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Question: Sex and violence in the movies, necessary for commercial success? CPNN article: Sunshine State: Developers vs community
Posted: Dec. 04 2002,11:21

Does a movie have to have sex and violence to be shown for a long time in the movie theaters?  CPNN carried my review of a good movie, Sunshine State, which didn't have much sex or violence.  Is that why they didn't keep it very long before it disappeared?  

Who makes the decisions about how long a movie runs?  

How much does it depend on the decisions about how much publicity to give a new movie and what movie theatres to distribute it to?
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Posted: Dec. 08 2002,17:05

To briefly address your questions:

For the most part, hollywood executies determine how long a movie stays in circulation and how many theaters play it.

From limited conversations with people in "the business" (i.e. writer/director Kevin Smith), I think it goes something like this:

*First, you need the backing of a major motion picture studio such as Miramax, Fox, or Time Warner.
*Second, you have your movie screened in front of a series of randomly-selected test audiences to determine the public's response.
*Third, you need to convince your studio's producers that the flick is worthy of millions of dollars in advertising. The executives will look over the results of the screenings and make a decision about how much to spend on marketing. Generally, the more your movie is advertised, the more theaters will pick it up for opening day.
*Finally, the opening day box office gross willl determine how long your movie stays in the circuit. This is "make or break." If it tanks (i.e. does not recoup at least 70 percent of the production and marketing costs) on the first two nights, you're through.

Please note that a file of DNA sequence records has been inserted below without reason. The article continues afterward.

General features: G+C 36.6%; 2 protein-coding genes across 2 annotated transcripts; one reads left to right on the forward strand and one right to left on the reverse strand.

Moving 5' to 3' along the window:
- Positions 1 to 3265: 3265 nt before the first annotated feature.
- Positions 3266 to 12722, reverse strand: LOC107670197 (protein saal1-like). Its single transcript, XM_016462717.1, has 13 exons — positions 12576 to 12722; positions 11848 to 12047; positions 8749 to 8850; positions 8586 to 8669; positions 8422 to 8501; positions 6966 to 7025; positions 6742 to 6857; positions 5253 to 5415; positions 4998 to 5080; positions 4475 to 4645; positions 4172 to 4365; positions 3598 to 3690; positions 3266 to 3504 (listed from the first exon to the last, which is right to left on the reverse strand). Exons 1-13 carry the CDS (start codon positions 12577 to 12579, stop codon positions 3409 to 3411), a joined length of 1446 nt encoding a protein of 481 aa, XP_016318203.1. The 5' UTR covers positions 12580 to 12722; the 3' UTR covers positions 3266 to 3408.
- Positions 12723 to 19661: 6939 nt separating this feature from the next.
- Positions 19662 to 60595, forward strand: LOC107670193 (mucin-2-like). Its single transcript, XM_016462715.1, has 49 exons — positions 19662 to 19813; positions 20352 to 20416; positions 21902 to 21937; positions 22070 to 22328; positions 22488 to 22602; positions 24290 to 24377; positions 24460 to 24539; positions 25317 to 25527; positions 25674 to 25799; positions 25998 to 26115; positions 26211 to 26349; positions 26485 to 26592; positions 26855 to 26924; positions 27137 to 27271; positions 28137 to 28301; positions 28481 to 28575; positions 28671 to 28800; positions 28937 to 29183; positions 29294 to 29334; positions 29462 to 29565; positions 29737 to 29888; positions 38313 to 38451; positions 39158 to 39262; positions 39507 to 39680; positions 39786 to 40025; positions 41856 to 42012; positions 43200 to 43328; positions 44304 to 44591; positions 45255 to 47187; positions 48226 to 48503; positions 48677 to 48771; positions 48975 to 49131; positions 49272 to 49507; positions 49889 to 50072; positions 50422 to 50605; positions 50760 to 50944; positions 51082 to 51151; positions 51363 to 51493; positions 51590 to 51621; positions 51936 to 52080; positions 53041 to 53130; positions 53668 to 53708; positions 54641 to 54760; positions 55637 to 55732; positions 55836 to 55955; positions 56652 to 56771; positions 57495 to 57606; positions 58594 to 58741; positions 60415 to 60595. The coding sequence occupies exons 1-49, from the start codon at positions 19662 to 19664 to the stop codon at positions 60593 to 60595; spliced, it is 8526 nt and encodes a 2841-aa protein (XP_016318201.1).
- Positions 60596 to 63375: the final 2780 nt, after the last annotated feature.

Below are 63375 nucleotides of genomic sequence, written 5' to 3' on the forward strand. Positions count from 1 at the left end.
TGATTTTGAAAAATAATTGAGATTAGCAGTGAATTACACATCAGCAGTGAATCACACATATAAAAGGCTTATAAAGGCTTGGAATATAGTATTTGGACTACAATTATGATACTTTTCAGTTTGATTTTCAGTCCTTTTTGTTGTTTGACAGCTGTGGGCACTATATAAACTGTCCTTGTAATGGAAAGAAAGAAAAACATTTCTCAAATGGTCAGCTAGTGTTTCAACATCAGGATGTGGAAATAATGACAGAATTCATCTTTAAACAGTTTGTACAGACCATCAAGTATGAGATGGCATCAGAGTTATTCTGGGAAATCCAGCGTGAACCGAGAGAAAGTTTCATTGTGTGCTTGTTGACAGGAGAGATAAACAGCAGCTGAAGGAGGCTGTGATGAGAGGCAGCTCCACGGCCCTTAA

That was extremely simplified. But, as you can see, it's a difficult and biased process.

However, it can be done. Just look at the success of "independent" films like Life is Beautiful and Roger and Me (the most successful documentary of all time).

In terms of the violent content, this is a culturally manufactured demand. See Michael Moore's new film Bowling for Columbine for an excellent commentary on this process.
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Posted: Dec. 19 2002,11:12

What always strikes me about the movie industry is that when executives defend the prevalence of violence in film, they say they are just "responding to demand" as if this uncontrolable force is responsible for their actions and explains our propensity towards violence. What they refuse to acknowledge is that their multi-million dollar advertising campaigns are largely responsible for creating that demand, and that consumers cannot "choose" a less violent alternative if one is never offered. These arguments are also used by many in the TV industry.
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3 replies since Dec. 04 2002,11:21 < Next Oldest | Next Newest >

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